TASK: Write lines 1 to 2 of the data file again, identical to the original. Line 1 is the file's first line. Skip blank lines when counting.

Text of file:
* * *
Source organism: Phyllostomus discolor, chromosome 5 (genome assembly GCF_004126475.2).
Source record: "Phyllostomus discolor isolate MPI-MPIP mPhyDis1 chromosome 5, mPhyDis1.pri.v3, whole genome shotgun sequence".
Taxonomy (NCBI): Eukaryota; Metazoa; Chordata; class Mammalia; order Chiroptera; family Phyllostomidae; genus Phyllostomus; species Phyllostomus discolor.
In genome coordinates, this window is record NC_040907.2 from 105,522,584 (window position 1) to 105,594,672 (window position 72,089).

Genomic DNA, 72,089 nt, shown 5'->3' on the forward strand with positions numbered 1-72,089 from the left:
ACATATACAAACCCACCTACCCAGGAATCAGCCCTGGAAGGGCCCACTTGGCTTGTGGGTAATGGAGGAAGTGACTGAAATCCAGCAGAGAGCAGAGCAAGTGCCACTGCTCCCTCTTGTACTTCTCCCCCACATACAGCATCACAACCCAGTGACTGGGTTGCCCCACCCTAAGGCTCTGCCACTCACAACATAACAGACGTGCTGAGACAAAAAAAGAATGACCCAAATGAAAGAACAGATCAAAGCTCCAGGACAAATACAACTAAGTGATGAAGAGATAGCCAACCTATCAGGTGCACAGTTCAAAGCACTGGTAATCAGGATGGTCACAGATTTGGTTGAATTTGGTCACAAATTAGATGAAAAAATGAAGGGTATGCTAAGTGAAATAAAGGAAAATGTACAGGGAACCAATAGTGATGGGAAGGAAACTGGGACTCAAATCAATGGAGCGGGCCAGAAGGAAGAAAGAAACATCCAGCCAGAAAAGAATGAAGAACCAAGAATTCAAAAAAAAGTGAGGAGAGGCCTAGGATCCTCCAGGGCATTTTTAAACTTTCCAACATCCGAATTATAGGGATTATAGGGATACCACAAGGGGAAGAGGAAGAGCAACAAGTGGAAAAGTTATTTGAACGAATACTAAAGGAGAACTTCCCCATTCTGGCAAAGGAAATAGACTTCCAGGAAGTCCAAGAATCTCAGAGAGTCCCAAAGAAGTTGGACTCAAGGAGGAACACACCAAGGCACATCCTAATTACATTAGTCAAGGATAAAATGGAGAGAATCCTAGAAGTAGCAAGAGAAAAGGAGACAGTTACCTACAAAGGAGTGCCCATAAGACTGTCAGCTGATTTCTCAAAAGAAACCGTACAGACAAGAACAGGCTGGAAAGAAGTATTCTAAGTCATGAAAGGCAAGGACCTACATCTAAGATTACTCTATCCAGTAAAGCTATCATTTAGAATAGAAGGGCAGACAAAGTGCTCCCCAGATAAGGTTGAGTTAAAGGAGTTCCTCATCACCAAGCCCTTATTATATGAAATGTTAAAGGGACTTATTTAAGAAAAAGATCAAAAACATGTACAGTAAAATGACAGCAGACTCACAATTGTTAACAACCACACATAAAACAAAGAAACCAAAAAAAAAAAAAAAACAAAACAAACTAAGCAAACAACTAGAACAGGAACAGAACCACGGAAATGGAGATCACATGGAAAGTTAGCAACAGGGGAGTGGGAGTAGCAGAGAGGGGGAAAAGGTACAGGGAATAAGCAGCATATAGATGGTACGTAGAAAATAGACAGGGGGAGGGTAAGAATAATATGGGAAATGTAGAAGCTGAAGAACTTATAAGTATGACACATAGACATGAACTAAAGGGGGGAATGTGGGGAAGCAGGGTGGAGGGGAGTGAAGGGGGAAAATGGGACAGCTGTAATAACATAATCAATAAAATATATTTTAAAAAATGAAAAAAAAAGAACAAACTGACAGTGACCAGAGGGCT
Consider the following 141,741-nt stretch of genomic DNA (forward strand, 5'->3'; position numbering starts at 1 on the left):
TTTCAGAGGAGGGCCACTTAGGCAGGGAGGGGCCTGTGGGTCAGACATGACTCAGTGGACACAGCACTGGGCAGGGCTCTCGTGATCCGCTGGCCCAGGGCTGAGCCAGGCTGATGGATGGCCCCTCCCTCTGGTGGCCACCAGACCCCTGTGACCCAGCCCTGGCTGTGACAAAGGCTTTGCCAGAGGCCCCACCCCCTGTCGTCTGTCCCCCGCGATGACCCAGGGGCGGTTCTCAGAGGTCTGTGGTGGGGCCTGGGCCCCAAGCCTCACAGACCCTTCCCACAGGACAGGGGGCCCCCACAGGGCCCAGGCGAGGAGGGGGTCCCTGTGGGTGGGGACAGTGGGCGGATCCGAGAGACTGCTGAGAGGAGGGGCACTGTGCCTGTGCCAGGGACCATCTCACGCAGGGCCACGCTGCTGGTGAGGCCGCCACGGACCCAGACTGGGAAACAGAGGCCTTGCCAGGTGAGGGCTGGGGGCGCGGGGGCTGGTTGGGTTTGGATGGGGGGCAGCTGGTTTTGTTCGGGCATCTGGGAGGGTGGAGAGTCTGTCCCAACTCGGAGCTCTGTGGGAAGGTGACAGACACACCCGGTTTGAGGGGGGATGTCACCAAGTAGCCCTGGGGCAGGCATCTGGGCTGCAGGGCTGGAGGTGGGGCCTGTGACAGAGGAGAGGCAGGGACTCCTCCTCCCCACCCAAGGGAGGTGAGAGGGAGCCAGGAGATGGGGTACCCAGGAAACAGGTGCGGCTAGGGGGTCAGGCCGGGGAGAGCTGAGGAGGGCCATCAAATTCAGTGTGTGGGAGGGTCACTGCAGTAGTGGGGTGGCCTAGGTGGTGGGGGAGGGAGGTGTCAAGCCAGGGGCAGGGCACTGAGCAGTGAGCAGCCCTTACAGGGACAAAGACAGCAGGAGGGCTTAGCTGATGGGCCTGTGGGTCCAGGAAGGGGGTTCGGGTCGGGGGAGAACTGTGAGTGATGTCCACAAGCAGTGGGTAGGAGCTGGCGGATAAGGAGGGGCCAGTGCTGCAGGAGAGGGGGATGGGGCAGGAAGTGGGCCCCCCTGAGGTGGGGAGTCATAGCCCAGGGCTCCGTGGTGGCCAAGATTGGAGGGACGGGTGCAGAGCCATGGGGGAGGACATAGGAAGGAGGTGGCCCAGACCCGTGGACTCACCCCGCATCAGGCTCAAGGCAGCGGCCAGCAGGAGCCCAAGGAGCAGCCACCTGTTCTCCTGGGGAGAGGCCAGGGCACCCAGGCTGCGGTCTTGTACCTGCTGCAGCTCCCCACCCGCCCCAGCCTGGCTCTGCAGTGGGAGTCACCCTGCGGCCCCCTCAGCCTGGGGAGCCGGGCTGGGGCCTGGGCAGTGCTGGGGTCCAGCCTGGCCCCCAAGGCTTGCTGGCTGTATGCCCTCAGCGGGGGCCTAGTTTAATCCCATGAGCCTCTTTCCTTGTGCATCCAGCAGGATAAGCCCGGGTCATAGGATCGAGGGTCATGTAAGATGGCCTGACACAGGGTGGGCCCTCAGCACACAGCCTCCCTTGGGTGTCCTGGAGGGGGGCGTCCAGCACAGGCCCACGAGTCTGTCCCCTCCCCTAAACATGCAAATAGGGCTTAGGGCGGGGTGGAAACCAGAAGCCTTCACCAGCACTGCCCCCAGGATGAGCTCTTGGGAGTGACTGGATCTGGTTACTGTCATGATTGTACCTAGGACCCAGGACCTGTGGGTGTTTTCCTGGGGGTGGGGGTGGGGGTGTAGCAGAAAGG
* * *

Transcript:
Source organism: Phyllostomus discolor, chromosome 5 (genome assembly GCF_004126475.2).
Source record: "Phyllostomus discolor isolate MPI-MPIP mPhyDis1 chromosome 5, mPhyDis1.pri.v3, whole genome shotgun sequence".